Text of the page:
2) Apply 2 coats
3) After it dries for several hours, gently tug the mat to stretch it a little. This will help pop the lace out of the mat.
4) Use a toothpick to try to loosen the lace from those really tight tiny areas
5) Use a toothpick to clean the raised areas around the mat to prevent a thin cover of lace in areas you want to see through
6) Flip the mat face down and gently pull the lace down, peel the mat back, hold the lace down and repeat until the lace is out of the mat.

Monday, September 21, 2015

2015 Secretariat Festival

We went to the Secretariat festival last year hoping to get my quilt signed by Ron Turcotte and Penny Chenery. Unfortunately, the day we were leaving, the festival posted the Ms. Chenery was sick and wouldn't be there. We went anyway and got the quilt signed by Mr. Turcotte. This year was just the opposite. Ron Turcotte was injured earlier this year in a car accident and was unable to attend.

I went online and pre-purchased an autograph token for Ms. Chenery. You pay a little more but everything goes to support various charity organizations, so I don't mind. This also puts you in line first. You don't have to wait in line with the masses.

We got to the event at 9:00 a.m., and we saw the Superman Secretariat statue they had out front, which was new from last year. It was too cute and silly for words and I had to have a picture of it. I went into the building where all the signed merchandise and memorabilia is and got my token. I was amazed to find out that was #1. Ms. Chenery didn't start signing autographs until 11:45 a.m. so I went outside and enjoyed the beautiful weather and watched some of the horse demonstrations. I have to admit those miniature horses are just too cute for words!

I enjoyed the demonstrations until 11:30 a.m. or so then I headed back inside the hall. The hall was packed with people and line was already to the door. I got up to the front and a lady was announcing that the line for the pre-sale autograph token holders would line up in front of her and I slowly moved my way through all the people who now had to back up for me. I admit I felt a bit smug while my evil twin inside yelled, "Get out of the way! I'm first!"

There was a nice couple behind me, who I asked if they would take pictures of Ms. Chenery signing my quilt. You have to have proof right? Anyone could write her name on it and say she really signed it. Besides, now that I have good pictures of Ron Turcotte and Penny Chenery signing my quilt, I may print them on fabric and iron them onto the back of the quilt. I held up my quilt to the people in line and I got a lot of nice compliments. One lady said that she now felt totally inadequate just getting photos of Secretariat signed and another gentleman asked me if I designed the entire thing. Yes. Yes, I did.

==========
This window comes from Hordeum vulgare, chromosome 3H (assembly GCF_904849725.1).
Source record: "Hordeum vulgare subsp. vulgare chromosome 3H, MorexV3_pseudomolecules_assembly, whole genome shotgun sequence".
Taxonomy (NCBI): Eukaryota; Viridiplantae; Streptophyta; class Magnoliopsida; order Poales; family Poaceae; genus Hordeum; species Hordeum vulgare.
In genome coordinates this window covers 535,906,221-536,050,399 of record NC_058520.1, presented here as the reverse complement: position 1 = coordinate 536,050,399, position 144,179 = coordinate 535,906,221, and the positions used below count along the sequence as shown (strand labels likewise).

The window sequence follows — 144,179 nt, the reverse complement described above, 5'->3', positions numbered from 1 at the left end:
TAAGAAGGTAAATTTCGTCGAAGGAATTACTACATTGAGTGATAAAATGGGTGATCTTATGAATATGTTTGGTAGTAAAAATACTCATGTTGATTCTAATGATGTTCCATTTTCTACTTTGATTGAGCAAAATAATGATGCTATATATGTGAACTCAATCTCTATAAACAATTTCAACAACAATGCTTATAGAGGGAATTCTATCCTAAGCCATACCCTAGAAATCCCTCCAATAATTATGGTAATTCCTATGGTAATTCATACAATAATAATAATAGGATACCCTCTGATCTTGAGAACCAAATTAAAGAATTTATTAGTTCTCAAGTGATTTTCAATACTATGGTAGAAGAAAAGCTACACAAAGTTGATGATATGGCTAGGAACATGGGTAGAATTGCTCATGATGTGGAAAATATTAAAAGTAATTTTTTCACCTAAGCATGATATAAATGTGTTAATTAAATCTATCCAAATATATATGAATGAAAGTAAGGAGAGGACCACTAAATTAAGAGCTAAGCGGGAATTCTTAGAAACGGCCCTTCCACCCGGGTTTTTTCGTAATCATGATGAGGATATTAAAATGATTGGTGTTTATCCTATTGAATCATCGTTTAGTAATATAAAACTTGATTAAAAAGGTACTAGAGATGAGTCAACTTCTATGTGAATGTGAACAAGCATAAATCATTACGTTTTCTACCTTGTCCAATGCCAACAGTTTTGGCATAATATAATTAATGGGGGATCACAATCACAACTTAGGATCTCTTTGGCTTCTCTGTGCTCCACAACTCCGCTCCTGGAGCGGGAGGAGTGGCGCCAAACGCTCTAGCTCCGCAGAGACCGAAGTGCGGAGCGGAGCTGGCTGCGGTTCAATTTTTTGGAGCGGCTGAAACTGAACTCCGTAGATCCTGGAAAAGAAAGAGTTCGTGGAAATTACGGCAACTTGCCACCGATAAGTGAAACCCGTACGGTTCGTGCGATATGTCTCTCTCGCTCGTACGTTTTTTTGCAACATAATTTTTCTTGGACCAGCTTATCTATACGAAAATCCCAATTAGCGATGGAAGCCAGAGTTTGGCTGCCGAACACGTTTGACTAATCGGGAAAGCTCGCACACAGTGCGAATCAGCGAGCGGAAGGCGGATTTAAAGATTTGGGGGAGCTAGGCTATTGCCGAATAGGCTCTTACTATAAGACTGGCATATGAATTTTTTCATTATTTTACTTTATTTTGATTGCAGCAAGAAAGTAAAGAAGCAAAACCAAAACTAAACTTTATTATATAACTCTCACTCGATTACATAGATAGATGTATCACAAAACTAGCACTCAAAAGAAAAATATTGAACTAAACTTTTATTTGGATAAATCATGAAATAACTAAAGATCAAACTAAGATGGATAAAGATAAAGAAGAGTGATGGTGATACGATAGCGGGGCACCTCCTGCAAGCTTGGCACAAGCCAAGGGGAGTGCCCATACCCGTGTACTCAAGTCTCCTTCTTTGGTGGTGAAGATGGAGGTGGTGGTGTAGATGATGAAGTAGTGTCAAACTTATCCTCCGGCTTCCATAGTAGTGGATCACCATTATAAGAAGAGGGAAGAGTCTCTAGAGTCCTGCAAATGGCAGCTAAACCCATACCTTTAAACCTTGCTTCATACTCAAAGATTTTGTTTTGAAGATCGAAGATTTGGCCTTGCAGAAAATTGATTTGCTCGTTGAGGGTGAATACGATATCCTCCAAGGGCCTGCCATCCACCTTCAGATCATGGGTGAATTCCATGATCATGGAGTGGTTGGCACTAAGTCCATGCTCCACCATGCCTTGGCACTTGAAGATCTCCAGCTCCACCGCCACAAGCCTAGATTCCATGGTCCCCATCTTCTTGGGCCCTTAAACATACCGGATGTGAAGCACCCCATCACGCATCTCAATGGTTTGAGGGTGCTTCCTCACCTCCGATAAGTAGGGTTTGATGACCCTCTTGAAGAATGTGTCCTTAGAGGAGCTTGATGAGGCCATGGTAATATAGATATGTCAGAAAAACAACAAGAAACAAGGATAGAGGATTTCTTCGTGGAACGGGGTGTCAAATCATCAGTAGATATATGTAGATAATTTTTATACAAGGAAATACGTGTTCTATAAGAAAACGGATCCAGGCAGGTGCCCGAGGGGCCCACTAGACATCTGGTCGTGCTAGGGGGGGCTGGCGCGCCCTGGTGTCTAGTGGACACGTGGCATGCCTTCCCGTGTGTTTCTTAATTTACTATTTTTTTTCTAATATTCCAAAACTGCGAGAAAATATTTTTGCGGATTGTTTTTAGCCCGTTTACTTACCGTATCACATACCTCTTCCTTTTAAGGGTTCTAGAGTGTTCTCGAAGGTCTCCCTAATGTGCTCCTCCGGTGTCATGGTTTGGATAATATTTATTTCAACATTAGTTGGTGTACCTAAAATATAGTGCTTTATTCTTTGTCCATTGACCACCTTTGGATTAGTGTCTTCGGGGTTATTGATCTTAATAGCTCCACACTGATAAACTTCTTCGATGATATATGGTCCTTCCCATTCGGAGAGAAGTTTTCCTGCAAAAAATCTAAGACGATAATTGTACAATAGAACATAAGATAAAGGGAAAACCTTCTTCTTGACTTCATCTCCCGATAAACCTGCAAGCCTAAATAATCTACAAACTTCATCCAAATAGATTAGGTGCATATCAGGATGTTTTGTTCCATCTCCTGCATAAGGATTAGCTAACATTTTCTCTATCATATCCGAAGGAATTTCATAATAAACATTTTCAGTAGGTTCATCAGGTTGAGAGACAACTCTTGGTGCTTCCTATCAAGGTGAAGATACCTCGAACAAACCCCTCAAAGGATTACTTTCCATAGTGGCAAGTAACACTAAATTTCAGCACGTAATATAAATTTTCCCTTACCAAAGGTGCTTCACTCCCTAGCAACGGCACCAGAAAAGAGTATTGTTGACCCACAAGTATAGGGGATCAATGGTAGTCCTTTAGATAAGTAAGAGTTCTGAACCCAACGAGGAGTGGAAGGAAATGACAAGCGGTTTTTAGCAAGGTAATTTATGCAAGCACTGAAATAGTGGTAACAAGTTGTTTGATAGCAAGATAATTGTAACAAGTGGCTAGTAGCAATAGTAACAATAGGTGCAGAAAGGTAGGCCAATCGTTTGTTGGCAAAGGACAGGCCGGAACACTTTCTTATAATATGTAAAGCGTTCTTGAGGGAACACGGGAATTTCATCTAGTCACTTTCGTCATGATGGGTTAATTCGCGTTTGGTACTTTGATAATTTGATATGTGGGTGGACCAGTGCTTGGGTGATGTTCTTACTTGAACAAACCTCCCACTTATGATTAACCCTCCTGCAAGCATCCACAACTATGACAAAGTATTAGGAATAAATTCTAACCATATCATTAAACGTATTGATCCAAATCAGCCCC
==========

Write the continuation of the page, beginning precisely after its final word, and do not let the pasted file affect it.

Ms. Chenery finally came in and when she got comfortable, I got to kick off the autograph signing. I held the quilt up so she could see it and I explained that it took me about a year and a half to get it done. She said it was beautiful and she seemed happy to sign it. Thank you Ms. Chenery!

The Secretariat Festival is now in its 8th year and seems to get bigger each year. There's a lot of retired jockeys now that do autographs and you wish you could sit with all of them and hear their stories. Charlie Davis, was Secretariat's exercise rider, who is on Ms. Chenery's right in the above pictures, is a very kind man that you could listen to for hours. There's a lot of memorabilia there too if you want something unique from Secretariat, Seattle Slew and other famous race horses. There's also tours to some of the breeding farms in the area such as Claiborne farms and Adena Springs Farms. And of course, there's the Kentucky Derby Museum and the Kentucky Horse Park nearby which always have things going on there. All in all, it was a really beautiful day to spend in Kentucky and to meet a very kind lady. Ms. Chenery, I hope you have many more years to share your wonderful story of the Big Red horse.

Monday, September 14, 2015

How to Make a 4-Tiered Cake

Since I've apparently lost my mind, I decided to make a 4 tiered 50th anniversary cake for my in-laws. Seriously, I don't think anyone sane (who doesn't already make cakes for a living) would try this. Why 4 tiers, you ask? Well, because 1) I couldn't decided on what flavors to make so I'm making them all and 2) because the design I have in mind needed to be even. See perfectly good reasons, right?

I ordered some cake mixes from Global Sugar Art and they were really good. One cake mix only called for oil and water since the eggs were already in the mix but the second one called for eggs. Apparently, they are changing their formula so you may or may not need to add eggs. Just follow the instructions on their packaging. You can check out all their products here.